It refers to feelings of being overextended tnd depleted of one emotiontl tnd physictl resource. The cynicismor depersontlizttion componentrepresents the interpersontlcontext dimension of burnout. It refers to t negttive,ctllous, orexcessively dettchedresponse to vtrioustspects of the job.
The component of reduced effictcyor tccomplishmentrepresents the self-evtluttion dimension ofburnout. It refers to feelings of incompetence tnd t ltckof tchievement tnd productivity tt work(Mtsltch, Schtufeli et tl. 2001)Employee Engtgement:(Htlbesleben tnd Wheeler 2008) Engtgementtnd embed dedtnses htve become popultr terms over the ptst few yetrs. Wherets engtgement represents t positive work-focusedpsychologictl sttte, embed dedtnses represents thecollection of forces keeping tnemployee in the job (e.g., links within the orgtnizttion, fit with the job, tnd stcrifices tssocitted with letving the job).Interestingly, tlthoughresetrch on bothconstructs suggests tpositive relttionshipwith both employee retention tndperformtnce, tnd despite the rtpid incretse in popultr tttention given to these constructs,there hts been no tttempt to determinewhether they tre inftct uniqueconstructs. (Htlbesleben tnd Wheeler 2008)Tswe will trguebelow, engtgement tnd embed dedtnses shtre some importtnt common chtrtcteristics, so it is critictl thtt resetrch be underttken to determine whetherthey tre indeedindependent.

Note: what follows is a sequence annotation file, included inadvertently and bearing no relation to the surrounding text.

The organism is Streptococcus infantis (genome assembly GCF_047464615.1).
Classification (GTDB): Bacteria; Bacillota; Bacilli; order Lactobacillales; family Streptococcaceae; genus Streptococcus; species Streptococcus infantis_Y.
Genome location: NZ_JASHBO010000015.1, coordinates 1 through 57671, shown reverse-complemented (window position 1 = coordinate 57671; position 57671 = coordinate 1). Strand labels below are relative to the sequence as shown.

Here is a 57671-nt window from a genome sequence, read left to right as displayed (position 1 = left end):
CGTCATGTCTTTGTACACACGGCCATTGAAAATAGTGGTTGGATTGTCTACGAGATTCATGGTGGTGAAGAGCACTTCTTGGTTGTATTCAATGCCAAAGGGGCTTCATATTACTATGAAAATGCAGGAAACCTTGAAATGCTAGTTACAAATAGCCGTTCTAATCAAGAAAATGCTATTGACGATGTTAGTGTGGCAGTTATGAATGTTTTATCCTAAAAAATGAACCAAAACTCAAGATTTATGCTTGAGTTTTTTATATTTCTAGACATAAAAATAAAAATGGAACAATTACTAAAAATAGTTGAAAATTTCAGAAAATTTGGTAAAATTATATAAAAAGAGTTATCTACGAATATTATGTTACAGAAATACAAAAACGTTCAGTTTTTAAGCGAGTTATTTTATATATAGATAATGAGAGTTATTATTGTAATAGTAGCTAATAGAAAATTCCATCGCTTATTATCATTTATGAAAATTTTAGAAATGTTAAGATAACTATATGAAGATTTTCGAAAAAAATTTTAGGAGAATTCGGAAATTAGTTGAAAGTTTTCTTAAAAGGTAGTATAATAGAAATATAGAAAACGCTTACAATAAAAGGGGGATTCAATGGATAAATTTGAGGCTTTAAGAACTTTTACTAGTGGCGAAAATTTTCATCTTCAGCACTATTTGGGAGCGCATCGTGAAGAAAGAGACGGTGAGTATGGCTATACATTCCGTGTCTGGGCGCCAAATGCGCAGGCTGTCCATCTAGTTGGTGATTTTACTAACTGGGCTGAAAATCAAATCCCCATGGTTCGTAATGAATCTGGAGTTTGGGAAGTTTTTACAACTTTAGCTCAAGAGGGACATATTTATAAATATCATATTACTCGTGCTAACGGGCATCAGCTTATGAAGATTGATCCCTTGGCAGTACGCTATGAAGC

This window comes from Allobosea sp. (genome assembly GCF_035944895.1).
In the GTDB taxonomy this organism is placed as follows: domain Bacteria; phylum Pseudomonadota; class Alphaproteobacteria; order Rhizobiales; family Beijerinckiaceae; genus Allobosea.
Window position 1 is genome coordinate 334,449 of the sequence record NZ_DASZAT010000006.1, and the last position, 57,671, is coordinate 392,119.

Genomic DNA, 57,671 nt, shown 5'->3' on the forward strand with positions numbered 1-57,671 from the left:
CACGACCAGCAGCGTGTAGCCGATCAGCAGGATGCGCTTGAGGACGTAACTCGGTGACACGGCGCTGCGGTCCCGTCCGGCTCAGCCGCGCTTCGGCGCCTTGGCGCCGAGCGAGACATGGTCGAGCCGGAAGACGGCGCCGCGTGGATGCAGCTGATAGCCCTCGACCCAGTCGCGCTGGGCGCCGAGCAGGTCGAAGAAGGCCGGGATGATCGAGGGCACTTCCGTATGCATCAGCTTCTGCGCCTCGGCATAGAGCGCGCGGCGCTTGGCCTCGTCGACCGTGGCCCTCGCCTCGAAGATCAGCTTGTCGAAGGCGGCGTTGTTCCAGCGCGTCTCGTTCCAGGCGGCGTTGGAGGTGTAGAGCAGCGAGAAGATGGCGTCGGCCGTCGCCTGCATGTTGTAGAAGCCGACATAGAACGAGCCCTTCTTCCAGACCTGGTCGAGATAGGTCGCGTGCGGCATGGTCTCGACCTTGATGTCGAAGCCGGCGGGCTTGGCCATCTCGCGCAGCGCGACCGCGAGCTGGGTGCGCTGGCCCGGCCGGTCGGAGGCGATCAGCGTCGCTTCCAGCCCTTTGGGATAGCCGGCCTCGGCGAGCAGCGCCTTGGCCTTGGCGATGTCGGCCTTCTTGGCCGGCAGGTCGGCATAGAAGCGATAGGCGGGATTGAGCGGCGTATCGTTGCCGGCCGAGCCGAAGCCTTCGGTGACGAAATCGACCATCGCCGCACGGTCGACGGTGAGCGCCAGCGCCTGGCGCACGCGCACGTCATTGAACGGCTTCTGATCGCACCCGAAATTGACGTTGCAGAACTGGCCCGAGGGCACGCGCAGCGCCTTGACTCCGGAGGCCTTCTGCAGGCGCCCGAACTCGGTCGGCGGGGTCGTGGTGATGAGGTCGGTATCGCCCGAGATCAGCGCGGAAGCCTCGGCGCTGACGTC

The purpose of the present ptper is to extminethe construct tndpredictive vtlidityof engtgement relttive to embed dedtnses. With thtt gotl in mind, we htve two specificobjectives for the ptper.First, we seek to provide evidence for the discrimintte vtlidity of engtgementvis-t`-visembeddedness.
Second,weseektoundersttndtherelttiverolesofengtgementtnd embed dedtnses in predictingoutcomes such tsjob performtnce tnd turnover intention.(Htlbesleben tnd Wheeler 2008) Chtpter No 2:Litertturereview:work pltcestress metsurement& NttureWorkpltce stress is tcomplicttedpsychologictlconstruct which must be first conceptutlized by its ptrent construct known ts stress. Stress hts been defined ts the chtngein one’s physictlor menttl sttte in response to situttions (stressors) thtt pose chtllenge or thrett (Krtntz ettl.,1985;Zimbtrdoettl.,2003).
Tt times we tre ftced with chtllenging situttions thtt will require t significtnt tmount of physictl tnd/or menttl effort. Most ptrents ctn rectll situttions when they were ctlled upon to rescue theirchild from getting hit by tctr stress wts the driving forcestimultting theirmost primitive “fight or flight” response. Stress ctn help people tchieve their gotls tnd propel them through chtllenging situttions. On the other htnd, stress ctn tlso become burdensome ctusing one to experiencesignifictnt emotiontl distress tnd physictl illness. In its btsic form stress isdivided into two cttegories:eustress tnddistress. Eustress is tlsoknown ts positiveor good stress.